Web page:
Effect of vitamin D analogues on acute cardiorenal syndrome: A laboratory rat model

Ofer Havakuk, Michal Entin-Meer, Jeremy Ben-Shoshan, Pavel Goryainov, Sofia Maysel-Auslender, Erel Joffe, Gad Keren*

*Corresponding author for this work

Research output: Contribution to journalArticlepeer-review

Abstract

Background: Vitamin D has been shown to induce beneficial effects on cardiovascular and renal morbidity by regulating inflammation and tissue fibrosis. objectives: To evaluate the effect of vitamin D analogues on cardiac function and fibrosis in an animal model of cardiorenal syndrome. Methods: Unilateral nephrectomy was performed and myocardial infarction induced in rats. The rats were treated with vitamin D receptor activator (VDRA, paricalcitol, 40 ng/250 g x 3/week) versus a vehicle. A third group of animals, which served as the control, underwent sham surgery and received no treatment. After 4 weeks of treatment, cardiac function and fibrosis were assessed by trans-thoracic echo and histology, respectively. As a parameter of systemic inflammation, previously shown to be altered in acute coronary syndrome, T regulatory (Treg) cell levels were measured by flow cytometry. Renal dysfunction was documented by standard laboratory tests. results: After 4 weeks of treatment, no significant improvement in cardiac function parameters was noted following VDRA administration. VDRA treatment did not significantly alter Treg cell systemic levels. Consistently, despite a trend toward less extent of myocardial fibrosis, we found no clear beneficial effects of VDRA on myocardial tissue inflammation and remodeling. conclusions: Vitamin D treatment showed no beneficial effects on cardiac function parameters and fibrosis in an animal model of cardiorenal syndrome.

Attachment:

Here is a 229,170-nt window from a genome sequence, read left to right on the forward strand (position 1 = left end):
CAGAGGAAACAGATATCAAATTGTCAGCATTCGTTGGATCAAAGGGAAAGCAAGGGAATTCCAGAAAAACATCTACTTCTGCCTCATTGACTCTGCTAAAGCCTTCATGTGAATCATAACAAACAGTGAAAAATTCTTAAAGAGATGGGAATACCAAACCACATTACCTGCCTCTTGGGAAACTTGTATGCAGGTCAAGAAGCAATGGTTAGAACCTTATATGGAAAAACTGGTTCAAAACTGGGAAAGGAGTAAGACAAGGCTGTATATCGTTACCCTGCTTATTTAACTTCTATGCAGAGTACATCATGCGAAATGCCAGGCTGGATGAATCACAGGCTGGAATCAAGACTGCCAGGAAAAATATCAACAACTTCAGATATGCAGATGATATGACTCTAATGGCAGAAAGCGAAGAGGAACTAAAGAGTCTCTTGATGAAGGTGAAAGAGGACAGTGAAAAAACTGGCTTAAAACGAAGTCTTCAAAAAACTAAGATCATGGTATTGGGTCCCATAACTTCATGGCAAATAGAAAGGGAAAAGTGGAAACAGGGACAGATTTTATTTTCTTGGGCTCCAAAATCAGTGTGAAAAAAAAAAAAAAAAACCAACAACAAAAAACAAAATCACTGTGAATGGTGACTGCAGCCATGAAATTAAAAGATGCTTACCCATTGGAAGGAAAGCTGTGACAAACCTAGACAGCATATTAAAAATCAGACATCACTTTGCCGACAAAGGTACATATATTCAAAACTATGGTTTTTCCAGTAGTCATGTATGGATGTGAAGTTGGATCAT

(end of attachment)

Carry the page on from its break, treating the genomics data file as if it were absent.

Original languageEnglish
Pages (from-to)693-697
Number of pages5
JournalIsrael Medical Association Journal
Volume15
Issue number11
StatePublished - Nov 2013

Keywords

  • Cardiac function
  • Cardiorenal syndrome (CRS)
  • Myocardial fibrosis
  • T regulatory cells (Treg)
  • Vitamin D analogues

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